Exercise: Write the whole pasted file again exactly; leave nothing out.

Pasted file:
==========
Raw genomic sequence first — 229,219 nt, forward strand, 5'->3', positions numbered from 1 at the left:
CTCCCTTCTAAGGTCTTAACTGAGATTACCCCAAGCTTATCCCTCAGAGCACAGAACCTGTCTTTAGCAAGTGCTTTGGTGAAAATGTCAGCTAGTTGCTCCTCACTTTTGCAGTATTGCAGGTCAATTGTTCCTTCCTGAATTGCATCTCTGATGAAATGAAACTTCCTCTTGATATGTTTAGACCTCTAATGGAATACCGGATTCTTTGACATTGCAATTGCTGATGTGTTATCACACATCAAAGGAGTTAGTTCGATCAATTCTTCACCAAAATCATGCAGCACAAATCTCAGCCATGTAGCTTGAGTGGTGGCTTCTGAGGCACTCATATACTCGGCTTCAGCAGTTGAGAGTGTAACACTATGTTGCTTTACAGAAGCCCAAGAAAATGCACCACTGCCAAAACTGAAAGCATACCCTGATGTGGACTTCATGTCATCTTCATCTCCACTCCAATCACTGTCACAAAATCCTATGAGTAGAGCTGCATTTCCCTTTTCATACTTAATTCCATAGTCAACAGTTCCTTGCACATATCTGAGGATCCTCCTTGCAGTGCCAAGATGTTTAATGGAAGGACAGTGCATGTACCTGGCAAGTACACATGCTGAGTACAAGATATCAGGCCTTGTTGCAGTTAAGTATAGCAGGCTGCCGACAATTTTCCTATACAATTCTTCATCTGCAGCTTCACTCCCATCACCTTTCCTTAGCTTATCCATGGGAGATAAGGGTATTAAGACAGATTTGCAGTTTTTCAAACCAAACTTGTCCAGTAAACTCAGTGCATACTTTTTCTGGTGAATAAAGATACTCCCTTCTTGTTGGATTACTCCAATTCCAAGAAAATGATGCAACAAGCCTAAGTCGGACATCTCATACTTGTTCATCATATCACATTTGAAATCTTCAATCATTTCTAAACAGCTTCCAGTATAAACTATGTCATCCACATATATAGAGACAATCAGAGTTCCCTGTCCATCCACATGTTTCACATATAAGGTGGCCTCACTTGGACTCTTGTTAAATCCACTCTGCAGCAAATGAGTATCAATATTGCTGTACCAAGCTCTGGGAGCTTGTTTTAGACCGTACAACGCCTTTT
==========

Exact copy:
Raw genomic sequence first — 229,219 nt, forward strand, 5'->3', positions numbered from 1 at the left:
CTCCCTTCTAAGGTCTTAACTGAGATTACCCCAAGCTTATCCCTCAGAGCACAGAACCTGTCTTTAGCAAGTGCTTTGGTGAAAATGTCAGCTAGTTGCTCCTCACTTTTGCAGTATTGCAGGTCAATTGTTCCTTCCTGAATTGCATCTCTGATGAAATGAAACTTCCTCTTGATATGTTTAGACCTCTAATGGAATACCGGATTCTTTGACATTGCAATTGCTGATGTGTTATCACACATCAAAGGAGTTAGTTCGATCAATTCTTCACCAAAATCATGCAGCACAAATCTCAGCCATGTAGCTTGAGTGGTGGCTTCTGAGGCACTCATATACTCGGCTTCAGCAGTTGAGAGTGTAACACTATGTTGCTTTACAGAAGCCCAAGAAAATGCACCACTGCCAAAACTGAAAGCATACCCTGATGTGGACTTCATGTCATCTTCATCTCCACTCCAATCACTGTCACAAAATCCTATGAGTAGAGCTGCATTTCCCTTTTCATACTTAATTCCATAGTCAACAGTTCCTTGCACATATCTGAGGATCCTCCTTGCAGTGCCAAGATGTTTAATGGAAGGACAGTGCATGTACCTGGCAAGTACACATGCTGAGTACAAGATATCAGGCCTTGTTGCAGTTAAGTATAGCAGGCTGCCGACAATTTTCCTATACAATTCTTCATCTGCAGCTTCACTCCCATCACCTTTCCTTAGCTTATCCATGGGAGATAAGGGTATTAAGACAGATTTGCAGTTTTTCAAACCAAACTTGTCCAGTAAACTCAGTGCATACTTTTTCTGGTGAATAAAGATACTCCCTTCTTGTTGGATTACTCCAATTCCAAGAAAATGATGCAACAAGCCTAAGTCGGACATCTCATACTTGTTCATCATATCACATTTGAAATCTTCAATCATTTCTAAACAGCTTCCAGTATAAACTATGTCATCCACATATATAGAGACAATCAGAGTTCCCTGTCCATCCACATGTTTCACATATAAGGTGGCCTCACTTGGACTCTTGTTAAATCCACTCTGCAGCAAATGAGTATCAATATTGCTGTACCAAGCTCTGGGAGCTTGTTTTAGACCGTACAACGCCTTTT